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The hypogastric plexus is the extension of the aortic plexus in the retroperitoneal space, below the aortic bifurcation. The upper part, the superior hypogastric plexus, is located anterior to the L5 vertebral body and the sacral promontory, whereas the inferior hypogastric plexus lies within the bilateral presacral tissues on either side of the rectum at S2, S3, and S4 levels. Pain from the lower abdominal as well as the pelvic and perineal area is transmitted through the hypogastric plexus.


Chronic noncancer and cancer pain of the pelvic structures are often challenging to treat and interventional approaches may well be invaluable tools. Plancarte et al described the superior hypogastric block in 1990, and found that sympathetically mediated pain was significantly reduced or eliminated in all cases without serious complications. Although this injection was originally developed for the treatment of pelvic cancer pain, as with many procedures originally limited to the terminal cancer patient in pain, these techniques are now commonly used in the nonmalignant pain. Patients have frequently failed to respond to less invasive procedures, such as lumbar or caudal epidural injections.




The indications for performing the two types of blocks have some overlap. A diagnostic block of the hypogastric plexus with local anesthetic if positive can be followed by a neurolytic procedure, which could potentially provide long-term relief.


The superior hypogastric plexus block is indicated for chronic intractable lower abdominal and/or pelvic pain:


  • Gynecologic disorders like endometriosis, pelvic inflammatory disease, and pelvic adhesions

  • Nongynecologic disorders like interstitial cystitis, irritable bowel syndrome

  • Sympathetically maintained pelvic pain (pelvic CRPS)

  • Pain secondary to neoplasm in the pelvic area


The inferior hypogastric plexus block is indicated for chronic intractable lower abdominal and/or pelvic pain:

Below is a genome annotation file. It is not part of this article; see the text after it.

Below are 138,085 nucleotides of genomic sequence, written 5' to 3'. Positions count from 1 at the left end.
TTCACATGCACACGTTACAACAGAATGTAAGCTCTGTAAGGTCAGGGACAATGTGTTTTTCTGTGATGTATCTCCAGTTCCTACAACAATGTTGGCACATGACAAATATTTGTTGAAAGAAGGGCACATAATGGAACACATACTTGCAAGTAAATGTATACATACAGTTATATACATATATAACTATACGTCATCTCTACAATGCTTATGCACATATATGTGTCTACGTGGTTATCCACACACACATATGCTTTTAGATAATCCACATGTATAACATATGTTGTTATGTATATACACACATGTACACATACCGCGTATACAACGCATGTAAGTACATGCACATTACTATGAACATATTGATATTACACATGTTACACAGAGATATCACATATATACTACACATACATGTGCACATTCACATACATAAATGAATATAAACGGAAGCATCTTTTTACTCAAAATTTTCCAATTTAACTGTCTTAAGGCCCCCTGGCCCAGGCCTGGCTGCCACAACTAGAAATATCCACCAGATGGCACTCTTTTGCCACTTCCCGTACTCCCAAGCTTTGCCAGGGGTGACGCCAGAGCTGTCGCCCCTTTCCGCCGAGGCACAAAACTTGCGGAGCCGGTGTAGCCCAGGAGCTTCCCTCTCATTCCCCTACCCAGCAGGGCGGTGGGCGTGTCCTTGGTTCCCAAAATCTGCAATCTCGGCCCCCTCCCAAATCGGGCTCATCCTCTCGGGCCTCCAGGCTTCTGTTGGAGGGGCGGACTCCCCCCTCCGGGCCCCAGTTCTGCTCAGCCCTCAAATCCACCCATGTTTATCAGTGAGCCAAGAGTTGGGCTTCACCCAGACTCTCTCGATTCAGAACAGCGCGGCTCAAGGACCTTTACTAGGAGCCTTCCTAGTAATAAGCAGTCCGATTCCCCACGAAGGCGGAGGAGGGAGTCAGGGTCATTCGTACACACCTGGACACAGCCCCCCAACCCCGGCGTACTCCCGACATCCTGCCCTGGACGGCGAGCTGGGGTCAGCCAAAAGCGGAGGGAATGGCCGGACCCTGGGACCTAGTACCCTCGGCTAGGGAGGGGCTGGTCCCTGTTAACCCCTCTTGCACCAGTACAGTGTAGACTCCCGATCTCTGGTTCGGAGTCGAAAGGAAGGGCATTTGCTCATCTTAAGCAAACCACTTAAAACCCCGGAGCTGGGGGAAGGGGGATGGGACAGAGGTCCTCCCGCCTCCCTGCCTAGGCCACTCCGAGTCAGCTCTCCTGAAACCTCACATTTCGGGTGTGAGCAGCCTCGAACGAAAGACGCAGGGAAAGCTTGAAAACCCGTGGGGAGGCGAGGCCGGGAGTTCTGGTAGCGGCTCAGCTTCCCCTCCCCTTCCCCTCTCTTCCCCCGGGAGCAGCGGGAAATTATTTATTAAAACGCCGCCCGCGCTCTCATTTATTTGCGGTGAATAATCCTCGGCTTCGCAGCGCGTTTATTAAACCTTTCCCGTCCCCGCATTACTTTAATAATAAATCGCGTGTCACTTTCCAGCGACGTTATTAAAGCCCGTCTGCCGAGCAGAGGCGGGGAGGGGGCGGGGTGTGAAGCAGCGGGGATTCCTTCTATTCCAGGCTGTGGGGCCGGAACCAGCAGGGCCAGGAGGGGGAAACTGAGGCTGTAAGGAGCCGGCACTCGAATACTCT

• Sacral or perineal pain

  • Bladder conditions

  • Penile pain

  • Prostatitis

  • Vaginal pain/vulvodynia

  • Rectal/anal pain

  • Irradiation-induced tenesmus

  • Perineal, sacral, and lower pelvic pain caused by malignant causes

  • Sympathetically maintained pelvic pain (pelvic CRPS)

  • Lower pelvic endometriosis

  • Acute herpes zoster

  • Postherpetic neuralgia of the sacral area




  • Infection (systemic or localized)

  • Coagulopathy

  • Distorted or complicated anatomy

  • Patient refusal


Other Considerations


The risks and potential contraindications need to be weighed carefully when performed in patients with cancer pain and noncancer pain.


  • Although this injection is performed outside the neuroaxis, there are large blood vessels (iliac arteries and vein) in close proximity, and therefore an adequate coagulation status is warranted.

  • In the same way, injections into or through an area of infection should be avoided.

  • Psychological status in cancer pain patient appears to be less of an issue, as long as the patient or health care surrogate is capable of providing informed consent.

  • However, for the nonmalignant pain patient, because of the dramatic psychological overlay often seen in patients who suffer from chronic pelvic pain, including a ...

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